Accumulation by Dispossession

The following article is out now in the November/December 2016 issue of Briarpatch Magazine. It was written by Kelly Rose Pflug-Back and myself. Kelly is a radical journalist, poet and author of fiction. She’s current at York University in Toronto working on her MA, studying the connections between resource extraction industries and Canadian colonialism, past and present. Continue reading Accumulation by Dispossession

Trump, Revanchism & Moving Forward After the Election

I don’t vote. I can’t vote actually. Neither in my adopted home country of kanada, nor in the united states of amerika, though my family is from the latter, and it is technically possible for me to register to vote via absentee ballot in the state of Wisconsin. There is also of course the whole argument to be made about the futility of voting. Ernesto ‘Che’ Guevara, Malcolm X and Emma Goldman all taught us that significant change will likely never come from the ballot box. I think that is true. As my partner, decolonial indigenous feminist philosopher extraordinaire, is fond of saying: you can’t fix liberalism with more liberalism. Additionally, there is an argument that, for us as First Nations (status & non-status), Xicano, Kānaka Maoli, Métis, Inuit, Boricua, Genízaro and Afrikan people here in Occupied Maehkaenah-Menaehsaeh, voting is ultimately a practice of affirmation and legitimization of the systems of colonial-capitalist oppression. There is something to be said on that regard as well I believe. Continue reading Trump, Revanchism & Moving Forward After the Election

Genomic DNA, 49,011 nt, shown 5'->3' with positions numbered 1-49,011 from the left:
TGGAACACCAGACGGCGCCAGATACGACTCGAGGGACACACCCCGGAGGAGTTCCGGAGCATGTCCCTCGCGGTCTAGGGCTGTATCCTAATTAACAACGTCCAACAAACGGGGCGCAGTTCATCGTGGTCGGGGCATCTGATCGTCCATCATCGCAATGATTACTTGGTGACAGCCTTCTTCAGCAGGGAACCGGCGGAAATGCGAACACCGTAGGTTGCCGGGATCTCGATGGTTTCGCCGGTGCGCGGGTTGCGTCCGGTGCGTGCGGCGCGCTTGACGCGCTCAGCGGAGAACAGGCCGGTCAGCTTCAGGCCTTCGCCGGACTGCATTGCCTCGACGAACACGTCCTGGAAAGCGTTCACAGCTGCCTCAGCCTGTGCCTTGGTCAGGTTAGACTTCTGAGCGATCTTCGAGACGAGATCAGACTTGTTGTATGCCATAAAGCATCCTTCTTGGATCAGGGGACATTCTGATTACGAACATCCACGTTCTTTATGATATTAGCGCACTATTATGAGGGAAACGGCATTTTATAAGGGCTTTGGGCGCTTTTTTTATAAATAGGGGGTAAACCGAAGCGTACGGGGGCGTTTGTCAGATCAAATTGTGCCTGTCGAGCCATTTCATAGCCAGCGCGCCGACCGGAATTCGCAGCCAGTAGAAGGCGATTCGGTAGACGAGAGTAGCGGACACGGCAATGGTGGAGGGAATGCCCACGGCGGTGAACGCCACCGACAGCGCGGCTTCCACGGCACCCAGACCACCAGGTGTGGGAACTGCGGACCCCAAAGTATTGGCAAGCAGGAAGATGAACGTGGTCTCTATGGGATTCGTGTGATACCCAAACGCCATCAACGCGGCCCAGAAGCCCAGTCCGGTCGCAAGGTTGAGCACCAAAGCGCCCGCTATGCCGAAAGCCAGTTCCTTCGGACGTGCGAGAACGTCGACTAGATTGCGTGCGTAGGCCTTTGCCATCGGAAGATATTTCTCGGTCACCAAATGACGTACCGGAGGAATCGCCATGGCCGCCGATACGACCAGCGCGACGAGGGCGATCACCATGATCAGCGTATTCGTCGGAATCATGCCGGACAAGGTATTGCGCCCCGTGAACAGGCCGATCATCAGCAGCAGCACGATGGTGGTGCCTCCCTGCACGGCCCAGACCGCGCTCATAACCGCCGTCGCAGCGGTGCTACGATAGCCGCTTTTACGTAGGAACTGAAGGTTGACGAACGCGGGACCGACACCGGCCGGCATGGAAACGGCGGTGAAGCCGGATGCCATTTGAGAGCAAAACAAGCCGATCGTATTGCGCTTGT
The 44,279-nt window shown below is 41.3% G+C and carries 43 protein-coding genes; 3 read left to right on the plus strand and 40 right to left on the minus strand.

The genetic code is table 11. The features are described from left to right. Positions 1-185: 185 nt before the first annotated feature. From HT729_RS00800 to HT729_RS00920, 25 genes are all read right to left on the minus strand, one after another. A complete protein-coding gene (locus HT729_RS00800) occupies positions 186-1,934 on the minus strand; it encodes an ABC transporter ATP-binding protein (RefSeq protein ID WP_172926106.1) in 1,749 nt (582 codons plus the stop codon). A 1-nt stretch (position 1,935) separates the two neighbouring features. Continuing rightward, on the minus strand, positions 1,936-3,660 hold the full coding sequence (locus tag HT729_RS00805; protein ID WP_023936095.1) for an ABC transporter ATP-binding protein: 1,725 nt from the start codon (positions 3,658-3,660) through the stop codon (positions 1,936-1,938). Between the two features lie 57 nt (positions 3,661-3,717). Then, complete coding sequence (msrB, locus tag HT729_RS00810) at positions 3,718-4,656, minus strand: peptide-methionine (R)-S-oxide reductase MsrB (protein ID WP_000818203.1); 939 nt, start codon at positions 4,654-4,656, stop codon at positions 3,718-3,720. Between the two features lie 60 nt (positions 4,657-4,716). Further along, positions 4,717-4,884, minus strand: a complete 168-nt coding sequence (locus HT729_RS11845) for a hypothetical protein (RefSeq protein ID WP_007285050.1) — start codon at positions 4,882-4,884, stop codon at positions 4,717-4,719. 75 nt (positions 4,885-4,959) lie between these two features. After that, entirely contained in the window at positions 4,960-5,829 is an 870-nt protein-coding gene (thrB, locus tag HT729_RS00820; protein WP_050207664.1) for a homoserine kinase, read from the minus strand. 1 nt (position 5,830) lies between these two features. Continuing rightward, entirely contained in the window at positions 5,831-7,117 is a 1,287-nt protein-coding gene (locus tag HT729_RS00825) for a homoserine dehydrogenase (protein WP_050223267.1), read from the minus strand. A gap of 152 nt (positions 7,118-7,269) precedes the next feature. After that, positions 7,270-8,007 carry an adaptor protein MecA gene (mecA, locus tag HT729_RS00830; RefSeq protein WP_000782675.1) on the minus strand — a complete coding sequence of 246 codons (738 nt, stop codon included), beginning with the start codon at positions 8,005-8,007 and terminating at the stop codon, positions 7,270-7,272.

“Who’s Land?” The Trials and Tribulations of Territorial Acknowledgement

This past weekend my partner and i, indigenous Ph.D students in philosophy and sociology respectively, attended the Decolonizing Education/Integrating Knowledges Summit held at the University of Waterloo, in Ontario. Part of a broader array of “Truth and Reconciliation Response Projects”—spurred into existence by the release this time last year of the Truth and Reconciliation Commission’s Final Report on the Residential School programme in kanada—the summit saw some incredible keynote speakers, and a number of quite inspirational and informative Circle Workshops on various topics. Continue reading “Who’s Land?” The Trials and Tribulations of Territorial Acknowledgement